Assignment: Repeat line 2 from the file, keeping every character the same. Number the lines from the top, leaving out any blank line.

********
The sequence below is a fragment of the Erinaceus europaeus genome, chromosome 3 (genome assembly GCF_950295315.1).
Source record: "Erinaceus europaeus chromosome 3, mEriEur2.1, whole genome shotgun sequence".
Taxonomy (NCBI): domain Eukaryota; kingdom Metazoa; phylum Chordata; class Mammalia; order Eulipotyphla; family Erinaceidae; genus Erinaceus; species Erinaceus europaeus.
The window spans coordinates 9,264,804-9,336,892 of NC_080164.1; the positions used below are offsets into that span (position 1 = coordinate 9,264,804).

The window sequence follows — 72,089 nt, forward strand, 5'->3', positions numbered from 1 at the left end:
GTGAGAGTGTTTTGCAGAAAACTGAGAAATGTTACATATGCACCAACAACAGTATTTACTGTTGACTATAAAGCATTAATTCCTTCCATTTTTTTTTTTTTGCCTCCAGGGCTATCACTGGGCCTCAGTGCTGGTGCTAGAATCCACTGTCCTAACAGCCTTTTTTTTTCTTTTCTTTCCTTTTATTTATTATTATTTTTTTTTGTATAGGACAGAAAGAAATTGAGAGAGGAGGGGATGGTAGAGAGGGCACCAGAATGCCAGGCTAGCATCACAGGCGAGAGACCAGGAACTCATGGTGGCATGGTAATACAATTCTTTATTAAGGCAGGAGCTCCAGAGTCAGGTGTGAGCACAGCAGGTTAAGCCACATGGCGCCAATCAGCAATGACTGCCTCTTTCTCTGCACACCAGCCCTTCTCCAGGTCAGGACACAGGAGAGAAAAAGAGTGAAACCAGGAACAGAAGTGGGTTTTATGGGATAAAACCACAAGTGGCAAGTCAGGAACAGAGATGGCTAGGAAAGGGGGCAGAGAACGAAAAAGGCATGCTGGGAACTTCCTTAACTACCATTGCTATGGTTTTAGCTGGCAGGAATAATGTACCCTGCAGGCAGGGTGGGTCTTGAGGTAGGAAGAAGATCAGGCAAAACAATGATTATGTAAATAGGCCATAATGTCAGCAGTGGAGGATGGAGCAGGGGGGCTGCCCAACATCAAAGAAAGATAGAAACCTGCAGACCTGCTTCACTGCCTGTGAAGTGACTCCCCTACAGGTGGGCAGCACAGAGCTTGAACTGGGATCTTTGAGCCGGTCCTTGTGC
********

Source record: "Erinaceus europaeus chromosome 3, mEriEur2.1, whole genome shotgun sequence".